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Orthopaedic Evaluation Procedures for Children

What are standard evaluation procedures?

Before your child’s healthcare provider can recommend treatment or rehabilitation, they must first find out the reason for, and source of, your child's condition. This typically means doing a full physical exam and taking a detailed health history. Tell your child's provider about any other illnesses, injuries, or complaints that have been linked to the pain or condition. Also tell the provider about any past treatments or medicines prescribed. Some early tests may then be done, including:

  • Blood tests

  • X-rays. A diagnostic test that uses electromagnetic energy to make images of internal tissues, bones, and organs onto film.

Boy lying on table under an X-ray machine while healthcare providers adjust it

Advanced evaluation procedures

Children who need further evaluation may have 1 or more of the following:

  • MRI. This is a diagnostic procedure. It uses a combination of large magnets, radiofrequencies, and a computer to make detailed images of organs and structures in the body.

  • CT scan. This is a diagnostic imaging test. It uses a combination of X-rays and computer technology to make horizontal (axial) images of the body. A CT scan shows detailed images of any part of the body. This includes the bones, muscles, fat, and organs. CT scans are more detailed than general X-rays.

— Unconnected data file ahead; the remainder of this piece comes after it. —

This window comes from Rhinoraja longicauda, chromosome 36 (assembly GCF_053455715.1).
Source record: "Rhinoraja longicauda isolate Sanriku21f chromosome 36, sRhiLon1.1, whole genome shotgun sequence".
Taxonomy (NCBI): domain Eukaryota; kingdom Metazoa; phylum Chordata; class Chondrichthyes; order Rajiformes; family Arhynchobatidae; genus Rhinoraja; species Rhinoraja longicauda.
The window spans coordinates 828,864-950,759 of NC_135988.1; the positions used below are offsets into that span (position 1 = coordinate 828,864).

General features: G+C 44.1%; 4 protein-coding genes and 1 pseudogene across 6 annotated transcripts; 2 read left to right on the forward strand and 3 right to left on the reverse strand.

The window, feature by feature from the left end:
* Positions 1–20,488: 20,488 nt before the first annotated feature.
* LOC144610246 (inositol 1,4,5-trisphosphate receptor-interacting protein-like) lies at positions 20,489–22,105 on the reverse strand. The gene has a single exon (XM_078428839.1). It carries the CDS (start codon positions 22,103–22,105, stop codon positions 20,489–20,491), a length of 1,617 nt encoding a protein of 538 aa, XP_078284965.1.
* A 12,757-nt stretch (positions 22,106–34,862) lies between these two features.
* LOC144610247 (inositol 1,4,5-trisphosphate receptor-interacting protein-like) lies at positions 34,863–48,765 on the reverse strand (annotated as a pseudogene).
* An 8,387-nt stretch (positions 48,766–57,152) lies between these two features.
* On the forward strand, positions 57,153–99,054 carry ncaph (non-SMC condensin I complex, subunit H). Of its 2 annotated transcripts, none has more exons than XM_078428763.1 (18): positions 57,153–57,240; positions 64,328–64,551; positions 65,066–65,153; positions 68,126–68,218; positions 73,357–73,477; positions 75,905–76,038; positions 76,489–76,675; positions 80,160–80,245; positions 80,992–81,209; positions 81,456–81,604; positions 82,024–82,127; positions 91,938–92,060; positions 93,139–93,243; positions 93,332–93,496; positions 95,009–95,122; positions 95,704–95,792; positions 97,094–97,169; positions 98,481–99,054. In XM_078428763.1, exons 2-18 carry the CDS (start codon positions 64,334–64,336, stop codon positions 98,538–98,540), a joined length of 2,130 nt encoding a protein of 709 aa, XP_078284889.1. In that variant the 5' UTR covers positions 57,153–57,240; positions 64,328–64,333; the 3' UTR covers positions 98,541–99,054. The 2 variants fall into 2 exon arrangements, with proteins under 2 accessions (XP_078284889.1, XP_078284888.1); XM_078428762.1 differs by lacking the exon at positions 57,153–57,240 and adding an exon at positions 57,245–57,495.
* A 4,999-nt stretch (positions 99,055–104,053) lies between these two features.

• EMG (electromyogram). This test assesses nerve and muscle function.

  • Bone scan. This is a nuclear imaging test. It evaluates any degenerative or arthritic changes in the joints. It can also find bone diseases and tumors. And it can help find the cause of bone inflammation.

  • Ultrasound. This is becoming a common test for evaluating musculoskeletal complaints. It uses sound waves to form images of the body.

After reviewing the test results, your child's orthopedist will discuss all treatment choices with you. The healthcare provider will help you select the best treatment plan to help your child live an active and functional life.